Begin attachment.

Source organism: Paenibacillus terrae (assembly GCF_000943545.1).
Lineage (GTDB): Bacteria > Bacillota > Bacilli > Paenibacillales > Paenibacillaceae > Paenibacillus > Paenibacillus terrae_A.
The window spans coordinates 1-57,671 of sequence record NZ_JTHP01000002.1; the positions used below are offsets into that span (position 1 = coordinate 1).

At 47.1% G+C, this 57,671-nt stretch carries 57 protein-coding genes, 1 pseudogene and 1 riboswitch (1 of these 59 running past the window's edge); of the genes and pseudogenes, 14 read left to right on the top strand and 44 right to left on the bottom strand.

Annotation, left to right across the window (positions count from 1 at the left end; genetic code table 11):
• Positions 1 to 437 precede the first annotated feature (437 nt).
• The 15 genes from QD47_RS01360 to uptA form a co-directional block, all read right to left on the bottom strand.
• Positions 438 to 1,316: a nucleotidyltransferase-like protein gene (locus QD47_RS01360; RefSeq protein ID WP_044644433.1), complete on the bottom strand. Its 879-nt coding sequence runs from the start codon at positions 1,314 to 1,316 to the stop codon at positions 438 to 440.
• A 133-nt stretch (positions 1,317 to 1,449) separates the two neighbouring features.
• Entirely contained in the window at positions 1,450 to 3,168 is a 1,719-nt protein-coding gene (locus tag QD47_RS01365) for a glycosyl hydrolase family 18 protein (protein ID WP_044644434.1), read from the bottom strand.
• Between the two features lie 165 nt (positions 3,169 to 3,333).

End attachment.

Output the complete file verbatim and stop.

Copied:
Source organism: Paenibacillus terrae (assembly GCF_000943545.1).
Lineage (GTDB): Bacteria > Bacillota > Bacilli > Paenibacillales > Paenibacillaceae > Paenibacillus > Paenibacillus terrae_A.
The window spans coordinates 1-57,671 of sequence record NZ_JTHP01000002.1; the positions used below are offsets into that span (position 1 = coordinate 1).

At 47.1% G+C, this 57,671-nt stretch carries 57 protein-coding genes, 1 pseudogene and 1 riboswitch (1 of these 59 running past the window's edge); of the genes and pseudogenes, 14 read left to right on the top strand and 44 right to left on the bottom strand.

Annotation, left to right across the window (positions count from 1 at the left end; genetic code table 11):
• Positions 1 to 437 precede the first annotated feature (437 nt).
• The 15 genes from QD47_RS01360 to uptA form a co-directional block, all read right to left on the bottom strand.
• Positions 438 to 1,316: a nucleotidyltransferase-like protein gene (locus QD47_RS01360; RefSeq protein ID WP_044644433.1), complete on the bottom strand. Its 879-nt coding sequence runs from the start codon at positions 1,314 to 1,316 to the stop codon at positions 438 to 440.
• A 133-nt stretch (positions 1,317 to 1,449) separates the two neighbouring features.
• Entirely contained in the window at positions 1,450 to 3,168 is a 1,719-nt protein-coding gene (locus tag QD47_RS01365) for a glycosyl hydrolase family 18 protein (protein ID WP_044644434.1), read from the bottom strand.
• Between the two features lie 165 nt (positions 3,169 to 3,333).